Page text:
a recent post,
UrbanTools/CSE broke the ice with some short snippets of an
interview conducted by Jacob Schwartz Lucas ofEarthsharing.org
that describe what we
believe are critical first steps in discussing land value taxation, how to
interest people, how to maintain momentum, and finally how to implement LVT. Produced by Earthsharing, it links to three
distinct avenues to LVT understanding and acceptance.
The question then arises what to do if interest is piqued?
If the reader has time (and no need to watch
it all at once), here’s a presentation/discussion that UrbanTools/CSE gave at
the invitation of the
It Used to be a Hilton
Hartford Connecticut while perhaps not the wealthiest
city in the US during the Gilded Age
, came close to the ideal of the
American City and the American Dream: a city where wealth was created, work was
plentiful, public amenities dotted the city landscape and optimism never ran
Now, in the year 2016, the Hartford paradox – one of thenation’s
surrounded by the nation’s wealthiest state – is flirting
. It limits the city’s ability to act independently to revive
In living memory, Connecticut was the Gold Standard for how
a state could be run for all the people from poor to middle class to wealthy. Starting in 1991 with the advent of state
income tax, and increased business taxation, Connecticut started a barely
noticeable decline that hasaccelerated dramatically
in recent years.
On February 4, 2015 , just a few days into the Connecticut legislature's 2015 session, the Land Value Tax expansion bill was accepted for action and testimony by a unanimous bipartisan vote of the joint Planning and Development Committee voted in favor this time. This is particularly quick considering past practice.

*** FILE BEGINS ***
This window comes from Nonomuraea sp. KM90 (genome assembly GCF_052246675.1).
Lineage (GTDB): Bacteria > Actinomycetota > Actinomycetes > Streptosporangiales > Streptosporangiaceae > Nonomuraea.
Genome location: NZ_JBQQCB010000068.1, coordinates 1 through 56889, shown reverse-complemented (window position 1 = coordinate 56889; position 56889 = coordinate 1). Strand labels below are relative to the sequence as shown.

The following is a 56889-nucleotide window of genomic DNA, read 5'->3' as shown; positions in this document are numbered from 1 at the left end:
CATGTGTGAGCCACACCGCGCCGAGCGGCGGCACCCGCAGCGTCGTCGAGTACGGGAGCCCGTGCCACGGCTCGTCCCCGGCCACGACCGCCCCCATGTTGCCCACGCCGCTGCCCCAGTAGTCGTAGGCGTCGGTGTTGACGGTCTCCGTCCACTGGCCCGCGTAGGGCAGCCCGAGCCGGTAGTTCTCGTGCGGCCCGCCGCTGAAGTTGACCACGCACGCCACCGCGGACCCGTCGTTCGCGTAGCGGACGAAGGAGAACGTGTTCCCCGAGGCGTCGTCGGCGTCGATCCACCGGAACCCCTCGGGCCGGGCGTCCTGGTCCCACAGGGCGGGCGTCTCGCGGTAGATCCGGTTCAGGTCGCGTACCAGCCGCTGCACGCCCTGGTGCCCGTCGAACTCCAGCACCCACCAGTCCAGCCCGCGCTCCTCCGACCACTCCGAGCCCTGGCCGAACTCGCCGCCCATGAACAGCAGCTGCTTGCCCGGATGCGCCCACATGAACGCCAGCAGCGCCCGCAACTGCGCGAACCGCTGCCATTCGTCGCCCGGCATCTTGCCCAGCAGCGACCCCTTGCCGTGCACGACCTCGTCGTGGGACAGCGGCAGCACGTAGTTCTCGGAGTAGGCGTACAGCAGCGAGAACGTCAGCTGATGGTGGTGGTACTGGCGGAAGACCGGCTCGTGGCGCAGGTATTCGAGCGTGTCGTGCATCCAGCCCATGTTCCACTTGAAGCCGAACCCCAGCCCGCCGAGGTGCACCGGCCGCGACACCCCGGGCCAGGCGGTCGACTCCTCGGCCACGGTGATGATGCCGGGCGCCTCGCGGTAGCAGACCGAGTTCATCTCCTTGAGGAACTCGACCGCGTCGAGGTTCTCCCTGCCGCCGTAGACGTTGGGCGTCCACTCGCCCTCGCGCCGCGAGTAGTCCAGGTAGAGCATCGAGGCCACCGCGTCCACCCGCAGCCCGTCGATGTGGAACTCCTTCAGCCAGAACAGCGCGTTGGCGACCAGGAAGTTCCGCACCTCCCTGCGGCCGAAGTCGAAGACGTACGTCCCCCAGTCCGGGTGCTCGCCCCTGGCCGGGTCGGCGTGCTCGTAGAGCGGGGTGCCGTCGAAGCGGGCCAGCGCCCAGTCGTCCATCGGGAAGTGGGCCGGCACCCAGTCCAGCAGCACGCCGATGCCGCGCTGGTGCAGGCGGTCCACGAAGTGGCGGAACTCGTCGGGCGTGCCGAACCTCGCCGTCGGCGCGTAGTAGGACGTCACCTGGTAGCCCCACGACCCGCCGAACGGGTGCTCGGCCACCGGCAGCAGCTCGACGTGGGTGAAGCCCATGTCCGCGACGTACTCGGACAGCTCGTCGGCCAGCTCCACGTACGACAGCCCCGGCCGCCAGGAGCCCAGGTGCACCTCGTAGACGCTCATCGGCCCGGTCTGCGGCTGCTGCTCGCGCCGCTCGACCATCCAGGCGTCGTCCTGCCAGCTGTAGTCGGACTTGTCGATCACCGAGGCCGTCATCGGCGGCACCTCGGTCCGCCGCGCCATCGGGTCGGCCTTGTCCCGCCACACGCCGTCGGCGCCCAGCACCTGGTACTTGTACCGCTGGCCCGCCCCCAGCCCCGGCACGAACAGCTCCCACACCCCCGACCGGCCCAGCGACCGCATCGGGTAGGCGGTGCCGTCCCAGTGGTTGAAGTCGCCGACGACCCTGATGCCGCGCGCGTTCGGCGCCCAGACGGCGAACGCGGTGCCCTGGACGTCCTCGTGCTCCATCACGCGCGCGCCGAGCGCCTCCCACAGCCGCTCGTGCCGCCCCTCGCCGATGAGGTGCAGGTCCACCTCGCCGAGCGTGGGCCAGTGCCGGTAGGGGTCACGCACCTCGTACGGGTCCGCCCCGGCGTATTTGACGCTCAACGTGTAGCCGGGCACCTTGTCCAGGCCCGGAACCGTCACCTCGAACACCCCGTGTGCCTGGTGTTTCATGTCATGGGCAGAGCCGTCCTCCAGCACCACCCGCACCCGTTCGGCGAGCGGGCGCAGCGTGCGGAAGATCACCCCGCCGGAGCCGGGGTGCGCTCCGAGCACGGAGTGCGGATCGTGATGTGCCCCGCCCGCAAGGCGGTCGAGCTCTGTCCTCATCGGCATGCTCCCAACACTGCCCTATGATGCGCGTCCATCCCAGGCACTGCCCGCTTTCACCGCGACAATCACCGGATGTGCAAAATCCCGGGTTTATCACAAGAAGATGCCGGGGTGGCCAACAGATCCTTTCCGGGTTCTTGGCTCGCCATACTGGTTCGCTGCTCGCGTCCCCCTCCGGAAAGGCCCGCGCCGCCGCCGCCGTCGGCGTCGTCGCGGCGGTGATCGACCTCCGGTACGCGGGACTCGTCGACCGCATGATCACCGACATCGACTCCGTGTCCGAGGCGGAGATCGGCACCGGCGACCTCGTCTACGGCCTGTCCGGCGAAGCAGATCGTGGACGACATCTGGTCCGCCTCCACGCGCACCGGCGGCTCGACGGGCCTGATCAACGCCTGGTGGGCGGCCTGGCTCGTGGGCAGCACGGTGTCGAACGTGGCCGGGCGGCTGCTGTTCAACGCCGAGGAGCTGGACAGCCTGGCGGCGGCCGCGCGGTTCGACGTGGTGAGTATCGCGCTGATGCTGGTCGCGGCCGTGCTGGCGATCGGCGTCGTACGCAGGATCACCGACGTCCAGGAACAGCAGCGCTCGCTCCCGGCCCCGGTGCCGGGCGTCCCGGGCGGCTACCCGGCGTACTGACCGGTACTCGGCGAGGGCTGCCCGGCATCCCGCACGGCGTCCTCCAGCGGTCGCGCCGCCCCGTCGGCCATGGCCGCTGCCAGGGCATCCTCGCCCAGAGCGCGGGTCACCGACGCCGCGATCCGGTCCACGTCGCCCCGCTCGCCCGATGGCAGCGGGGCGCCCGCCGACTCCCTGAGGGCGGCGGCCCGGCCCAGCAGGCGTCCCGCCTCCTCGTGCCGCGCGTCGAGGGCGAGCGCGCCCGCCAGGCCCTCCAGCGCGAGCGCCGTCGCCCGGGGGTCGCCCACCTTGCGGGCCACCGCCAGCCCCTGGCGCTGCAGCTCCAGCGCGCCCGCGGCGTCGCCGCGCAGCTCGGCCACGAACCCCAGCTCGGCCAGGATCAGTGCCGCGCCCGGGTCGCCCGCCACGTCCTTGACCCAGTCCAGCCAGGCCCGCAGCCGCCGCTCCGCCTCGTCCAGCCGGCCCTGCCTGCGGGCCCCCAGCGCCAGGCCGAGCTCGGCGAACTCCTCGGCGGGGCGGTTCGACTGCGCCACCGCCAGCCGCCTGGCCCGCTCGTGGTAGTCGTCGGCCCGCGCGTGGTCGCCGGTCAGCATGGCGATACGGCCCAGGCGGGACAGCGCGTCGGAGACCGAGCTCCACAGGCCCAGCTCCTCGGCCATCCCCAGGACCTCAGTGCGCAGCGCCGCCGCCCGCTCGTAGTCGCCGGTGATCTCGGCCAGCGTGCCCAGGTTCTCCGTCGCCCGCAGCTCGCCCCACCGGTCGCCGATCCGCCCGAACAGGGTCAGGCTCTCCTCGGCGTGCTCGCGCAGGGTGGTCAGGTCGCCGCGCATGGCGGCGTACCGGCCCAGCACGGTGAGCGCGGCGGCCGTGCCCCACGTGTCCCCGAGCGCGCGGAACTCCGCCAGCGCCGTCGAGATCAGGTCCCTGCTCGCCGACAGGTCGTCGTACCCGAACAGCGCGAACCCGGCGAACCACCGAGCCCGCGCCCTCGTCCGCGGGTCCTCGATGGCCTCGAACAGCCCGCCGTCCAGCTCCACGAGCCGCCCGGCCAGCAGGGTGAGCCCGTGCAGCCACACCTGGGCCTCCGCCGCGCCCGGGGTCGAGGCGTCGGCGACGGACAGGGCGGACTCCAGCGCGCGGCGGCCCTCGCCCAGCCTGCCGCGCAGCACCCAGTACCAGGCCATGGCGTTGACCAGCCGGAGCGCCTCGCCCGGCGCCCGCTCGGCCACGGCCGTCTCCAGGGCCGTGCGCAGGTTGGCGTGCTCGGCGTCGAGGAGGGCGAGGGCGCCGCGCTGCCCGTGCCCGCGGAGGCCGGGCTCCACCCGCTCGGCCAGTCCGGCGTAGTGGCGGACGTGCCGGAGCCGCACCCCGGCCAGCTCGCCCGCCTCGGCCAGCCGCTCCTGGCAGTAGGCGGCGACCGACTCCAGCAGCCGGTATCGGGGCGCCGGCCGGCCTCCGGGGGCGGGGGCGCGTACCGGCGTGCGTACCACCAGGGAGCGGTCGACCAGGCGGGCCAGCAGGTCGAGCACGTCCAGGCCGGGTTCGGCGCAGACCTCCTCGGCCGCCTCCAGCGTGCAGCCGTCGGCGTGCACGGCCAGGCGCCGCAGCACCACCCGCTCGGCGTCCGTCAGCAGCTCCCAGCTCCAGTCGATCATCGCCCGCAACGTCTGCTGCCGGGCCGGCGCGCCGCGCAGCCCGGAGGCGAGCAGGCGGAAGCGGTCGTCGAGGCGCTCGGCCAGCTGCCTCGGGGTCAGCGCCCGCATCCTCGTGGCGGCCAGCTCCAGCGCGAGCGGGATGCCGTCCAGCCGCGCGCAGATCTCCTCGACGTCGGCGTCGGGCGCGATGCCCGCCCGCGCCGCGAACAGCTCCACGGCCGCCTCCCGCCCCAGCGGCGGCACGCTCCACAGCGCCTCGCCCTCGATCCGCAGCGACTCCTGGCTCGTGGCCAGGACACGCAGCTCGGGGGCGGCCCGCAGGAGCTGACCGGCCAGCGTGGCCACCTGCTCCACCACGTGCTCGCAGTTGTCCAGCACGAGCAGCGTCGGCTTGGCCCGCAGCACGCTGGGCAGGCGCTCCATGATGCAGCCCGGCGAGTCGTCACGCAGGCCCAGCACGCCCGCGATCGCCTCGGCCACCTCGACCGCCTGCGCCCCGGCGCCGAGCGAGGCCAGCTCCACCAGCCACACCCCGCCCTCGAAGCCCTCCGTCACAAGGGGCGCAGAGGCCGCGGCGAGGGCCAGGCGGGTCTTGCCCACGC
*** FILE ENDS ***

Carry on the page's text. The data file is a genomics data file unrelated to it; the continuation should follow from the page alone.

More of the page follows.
With the 2015 Legislative Session open, Connecticut faces a structural fiscal deficit of nearly $175 million, under-performing tax receipts, crumbling infrastructure, and declining aid to municipalities.
The remedy is just as Henry George prescribed. CSE has been on the ground working to supply the research and analysis to motivate Legislative action.
Connecticut's Financially Stressed Cities: let's talk about LVT
We believe that a useful way to embrace of further understanding of land value taxation Is to have a conversation. On June 17, 2014, the director of the Center for the Study of Economics Joshua Vincent sat down withRonna Stuller
, A long time member of the new London Connecticut Board of Education and activist within the Green Party, Ronna Stands for healthy communities,a fair economy, and more opportunities for citizens In all sectors of society.
The Hartford Couranttoday editorializes
in support of the University of Connecticut establishing new headquarters in downtown. The former Hartford Times office, still gleams through the grime and decades of neglect.
The Times of Hartford: Then and Now
Is this good news? Nearly unquestionably. Existing businesses will see more foot traffic and more dollars spent in their stores. The residential sector will undoubtedly get a boost, as workers, faculty and students populate the southern end of a fairly empty downtown.
Connecticut's 2013 General Assembly meets for a six month
session in January. Odd-numbered years
generally concentrate on local laws and statutes for municipalities and
relations with the state government in the so-called "long sessions."